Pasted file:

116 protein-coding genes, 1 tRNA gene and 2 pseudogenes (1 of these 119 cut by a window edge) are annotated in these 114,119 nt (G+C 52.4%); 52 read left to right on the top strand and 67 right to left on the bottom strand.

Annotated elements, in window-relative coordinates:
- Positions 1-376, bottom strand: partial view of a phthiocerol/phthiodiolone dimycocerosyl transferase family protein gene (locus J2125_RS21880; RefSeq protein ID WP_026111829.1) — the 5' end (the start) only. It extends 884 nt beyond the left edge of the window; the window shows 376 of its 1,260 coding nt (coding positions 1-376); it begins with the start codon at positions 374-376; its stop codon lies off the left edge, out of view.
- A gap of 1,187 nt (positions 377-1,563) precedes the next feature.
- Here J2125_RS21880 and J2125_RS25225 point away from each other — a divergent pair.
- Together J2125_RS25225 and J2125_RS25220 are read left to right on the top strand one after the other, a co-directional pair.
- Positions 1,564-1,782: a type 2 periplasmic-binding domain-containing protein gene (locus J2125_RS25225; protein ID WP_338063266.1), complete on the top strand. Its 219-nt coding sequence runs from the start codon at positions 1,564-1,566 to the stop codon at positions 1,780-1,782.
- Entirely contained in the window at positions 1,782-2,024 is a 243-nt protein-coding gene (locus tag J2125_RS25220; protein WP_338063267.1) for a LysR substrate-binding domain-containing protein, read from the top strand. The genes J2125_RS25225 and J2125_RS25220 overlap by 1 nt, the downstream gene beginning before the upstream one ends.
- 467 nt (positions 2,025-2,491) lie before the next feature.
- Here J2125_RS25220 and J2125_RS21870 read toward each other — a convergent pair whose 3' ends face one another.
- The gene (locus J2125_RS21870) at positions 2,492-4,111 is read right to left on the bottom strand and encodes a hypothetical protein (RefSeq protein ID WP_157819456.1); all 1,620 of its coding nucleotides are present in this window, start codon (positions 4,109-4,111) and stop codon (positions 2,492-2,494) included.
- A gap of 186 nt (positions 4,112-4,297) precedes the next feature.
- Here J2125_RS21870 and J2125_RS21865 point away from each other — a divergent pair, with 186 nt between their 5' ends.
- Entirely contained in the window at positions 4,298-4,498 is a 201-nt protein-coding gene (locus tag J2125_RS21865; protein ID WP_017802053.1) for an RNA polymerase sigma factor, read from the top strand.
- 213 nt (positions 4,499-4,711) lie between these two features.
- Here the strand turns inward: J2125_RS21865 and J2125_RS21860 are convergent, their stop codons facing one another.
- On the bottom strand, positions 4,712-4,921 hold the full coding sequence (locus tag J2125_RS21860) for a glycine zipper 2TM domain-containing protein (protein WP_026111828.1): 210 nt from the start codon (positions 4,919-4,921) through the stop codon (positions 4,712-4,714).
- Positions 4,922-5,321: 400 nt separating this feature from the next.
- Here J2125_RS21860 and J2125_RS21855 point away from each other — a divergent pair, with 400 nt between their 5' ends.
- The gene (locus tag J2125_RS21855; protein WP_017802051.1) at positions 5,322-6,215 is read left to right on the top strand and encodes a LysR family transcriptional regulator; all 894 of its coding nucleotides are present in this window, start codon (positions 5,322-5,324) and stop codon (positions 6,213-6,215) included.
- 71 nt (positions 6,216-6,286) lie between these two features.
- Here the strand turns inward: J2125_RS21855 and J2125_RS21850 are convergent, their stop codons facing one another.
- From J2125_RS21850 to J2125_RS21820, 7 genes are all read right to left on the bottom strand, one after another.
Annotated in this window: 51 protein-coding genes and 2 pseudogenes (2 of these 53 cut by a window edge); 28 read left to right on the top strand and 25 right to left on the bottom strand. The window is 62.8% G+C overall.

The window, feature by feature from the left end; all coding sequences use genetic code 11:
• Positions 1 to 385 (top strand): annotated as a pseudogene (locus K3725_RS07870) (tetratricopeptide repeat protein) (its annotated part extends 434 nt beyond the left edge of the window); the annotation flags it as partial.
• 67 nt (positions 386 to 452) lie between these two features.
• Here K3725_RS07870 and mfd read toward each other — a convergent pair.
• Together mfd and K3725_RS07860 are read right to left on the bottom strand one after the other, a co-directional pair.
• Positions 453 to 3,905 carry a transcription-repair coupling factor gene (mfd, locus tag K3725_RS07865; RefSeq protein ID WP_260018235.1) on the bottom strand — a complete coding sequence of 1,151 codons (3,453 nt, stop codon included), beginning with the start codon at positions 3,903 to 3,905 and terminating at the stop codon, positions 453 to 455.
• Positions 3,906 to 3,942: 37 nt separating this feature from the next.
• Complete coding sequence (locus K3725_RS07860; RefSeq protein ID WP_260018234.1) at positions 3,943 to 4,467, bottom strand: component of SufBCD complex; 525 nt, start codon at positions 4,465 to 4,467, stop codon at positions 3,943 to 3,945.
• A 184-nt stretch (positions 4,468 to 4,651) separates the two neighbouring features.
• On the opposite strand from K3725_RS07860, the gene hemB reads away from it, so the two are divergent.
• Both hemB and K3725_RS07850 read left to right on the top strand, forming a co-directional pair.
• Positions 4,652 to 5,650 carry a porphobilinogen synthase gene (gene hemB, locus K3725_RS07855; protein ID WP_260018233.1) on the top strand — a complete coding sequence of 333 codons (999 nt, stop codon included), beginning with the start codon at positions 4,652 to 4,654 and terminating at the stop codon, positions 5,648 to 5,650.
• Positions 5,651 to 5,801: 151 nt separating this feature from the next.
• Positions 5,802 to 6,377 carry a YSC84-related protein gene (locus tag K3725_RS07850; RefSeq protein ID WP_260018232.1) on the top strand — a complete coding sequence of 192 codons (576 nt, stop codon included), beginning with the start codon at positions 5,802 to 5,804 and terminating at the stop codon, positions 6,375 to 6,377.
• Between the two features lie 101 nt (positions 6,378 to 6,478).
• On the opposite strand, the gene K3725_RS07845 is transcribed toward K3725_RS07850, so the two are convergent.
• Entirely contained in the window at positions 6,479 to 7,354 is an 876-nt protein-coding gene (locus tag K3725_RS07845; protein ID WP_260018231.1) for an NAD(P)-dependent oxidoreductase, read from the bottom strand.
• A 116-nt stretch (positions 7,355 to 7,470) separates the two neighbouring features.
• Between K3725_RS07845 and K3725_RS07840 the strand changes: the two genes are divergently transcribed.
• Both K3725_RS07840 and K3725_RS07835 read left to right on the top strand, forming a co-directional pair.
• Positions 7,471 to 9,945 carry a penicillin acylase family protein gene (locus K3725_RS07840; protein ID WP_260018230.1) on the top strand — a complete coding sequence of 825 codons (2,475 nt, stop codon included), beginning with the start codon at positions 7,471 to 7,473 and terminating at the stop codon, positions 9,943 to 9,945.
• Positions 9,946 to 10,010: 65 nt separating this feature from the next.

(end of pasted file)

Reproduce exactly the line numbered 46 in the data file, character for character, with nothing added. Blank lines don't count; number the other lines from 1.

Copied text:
• Positions 9,946 to 10,010: 65 nt separating this feature from the next.